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WTO News Item, 23 March 2017
Brazil updated WTO members on the measures it has taken to ensure the safety of its meat and meat products at a meeting of the WTO’s Committee on Sanitary and Phytosanitary Measures on 22 and 23 March.
Since the start of its investigation into irregularities in meat inspections, several measures have been taken to “ensure the safety and quality of the products", the Brazilian delegation said. At the same time, the alleged misconduct only applied to a fraction of Brazil’s “solid and trustworthy” sanitary controls on animal products, the delegation told WTO members. It further reassured its trading partners that "the Brazilian regulatory system is among the most frequently and strictly audited and monitored worldwide".
According to Brazil, the Federal Police launched an investigation on 17 March 2017 into irregular practices involving certification of meat and meat products in 21 meat processing facilities that handle beef, poultry and pork products. These initial findings were taken very seriously by the authorities, and facts were being thoroughly checked and investigated by the Ministry of Agriculture. President Michel Temer had convened a meeting over the weekend of 18-19 March 2017 to assess the safety of domestic and international consumers with regard to the quality of meat produced in the country.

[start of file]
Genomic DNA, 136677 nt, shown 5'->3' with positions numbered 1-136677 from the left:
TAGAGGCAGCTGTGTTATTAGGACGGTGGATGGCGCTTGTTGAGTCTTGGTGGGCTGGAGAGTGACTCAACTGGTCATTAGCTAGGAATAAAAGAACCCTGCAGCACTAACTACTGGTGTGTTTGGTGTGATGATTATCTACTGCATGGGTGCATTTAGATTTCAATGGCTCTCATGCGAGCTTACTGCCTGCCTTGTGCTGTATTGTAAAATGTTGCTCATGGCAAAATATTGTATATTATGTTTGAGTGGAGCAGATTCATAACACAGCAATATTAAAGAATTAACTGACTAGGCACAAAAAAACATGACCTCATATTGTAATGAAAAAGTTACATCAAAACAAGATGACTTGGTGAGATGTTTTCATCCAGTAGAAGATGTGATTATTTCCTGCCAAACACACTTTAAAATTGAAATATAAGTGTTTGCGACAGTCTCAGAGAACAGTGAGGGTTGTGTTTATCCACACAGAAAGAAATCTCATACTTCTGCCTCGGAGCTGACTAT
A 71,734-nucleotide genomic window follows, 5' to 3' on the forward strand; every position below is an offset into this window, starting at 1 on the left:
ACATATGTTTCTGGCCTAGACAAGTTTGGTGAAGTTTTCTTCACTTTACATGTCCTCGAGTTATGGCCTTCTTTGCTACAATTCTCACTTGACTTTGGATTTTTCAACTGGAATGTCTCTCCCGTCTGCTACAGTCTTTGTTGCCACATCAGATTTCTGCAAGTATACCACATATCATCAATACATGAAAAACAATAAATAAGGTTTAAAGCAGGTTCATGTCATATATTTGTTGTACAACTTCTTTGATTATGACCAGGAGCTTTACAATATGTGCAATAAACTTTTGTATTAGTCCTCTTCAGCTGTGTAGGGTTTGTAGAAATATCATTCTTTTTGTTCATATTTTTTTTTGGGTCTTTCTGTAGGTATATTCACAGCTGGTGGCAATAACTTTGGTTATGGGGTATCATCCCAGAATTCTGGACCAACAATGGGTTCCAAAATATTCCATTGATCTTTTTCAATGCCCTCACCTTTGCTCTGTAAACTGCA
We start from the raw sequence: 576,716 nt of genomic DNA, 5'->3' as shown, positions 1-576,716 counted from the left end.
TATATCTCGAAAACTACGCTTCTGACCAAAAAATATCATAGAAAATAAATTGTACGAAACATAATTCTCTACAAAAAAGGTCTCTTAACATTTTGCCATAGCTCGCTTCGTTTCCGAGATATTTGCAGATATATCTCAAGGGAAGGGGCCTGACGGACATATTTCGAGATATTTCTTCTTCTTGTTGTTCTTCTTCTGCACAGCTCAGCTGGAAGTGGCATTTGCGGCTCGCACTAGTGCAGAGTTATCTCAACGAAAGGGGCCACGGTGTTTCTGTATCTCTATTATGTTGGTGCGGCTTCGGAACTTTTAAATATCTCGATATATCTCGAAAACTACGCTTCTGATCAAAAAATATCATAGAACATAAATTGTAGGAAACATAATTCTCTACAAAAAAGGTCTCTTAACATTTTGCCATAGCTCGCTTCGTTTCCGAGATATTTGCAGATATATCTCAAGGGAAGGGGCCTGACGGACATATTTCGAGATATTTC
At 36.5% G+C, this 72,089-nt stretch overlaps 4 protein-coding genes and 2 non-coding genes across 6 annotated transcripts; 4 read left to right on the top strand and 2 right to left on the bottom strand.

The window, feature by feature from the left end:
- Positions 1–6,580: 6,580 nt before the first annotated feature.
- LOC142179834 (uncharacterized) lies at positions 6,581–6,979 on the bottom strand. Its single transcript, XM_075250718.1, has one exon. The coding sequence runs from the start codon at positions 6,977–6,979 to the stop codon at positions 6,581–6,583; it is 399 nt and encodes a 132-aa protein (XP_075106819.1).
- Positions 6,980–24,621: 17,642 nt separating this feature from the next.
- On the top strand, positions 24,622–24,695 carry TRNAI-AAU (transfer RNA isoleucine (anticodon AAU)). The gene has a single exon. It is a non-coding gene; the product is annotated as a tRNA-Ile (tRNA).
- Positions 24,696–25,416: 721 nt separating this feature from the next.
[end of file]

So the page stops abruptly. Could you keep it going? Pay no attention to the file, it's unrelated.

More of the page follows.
Brazil urged members to take into account this information and not to resort to measures which would run counter to WTO disciplines.
No WTO member took the floor after Brazil’s intervention.
Specific trade concerns
The Committee reviewed three new specific trade concerns and 12 previously raised concerns regarding food safety, plant and animal health measures.
New trade concerns
Viet Nam's import suspension of groundnuts
Senegal questioned Viet Nam’s decision to suspend imports of its groundnuts on 11 July 2016. The decision, according to Viet Nam, was triggered by the fact that containers of peanuts shipped from Senegal were found to be infected with two destructive pests.
Senegal argued that this issue concerned only one company, and that the government had since taken measures to ensure that Senegalese exporters abide by the relevant standards. As groundnut exports to Viet Nam accounted for a major share of Senegalese exports, Senegal asked Viet Nam to reconsider the import suspension.
US proposed withdrawal of residue tolerance for chlorpyrifos
Israel, supported by Ecuador, drew attention to the US proposed rule to revoke pesticide residue tolerances for chlorpyrifos, a common insecticide used on many agricultural crops.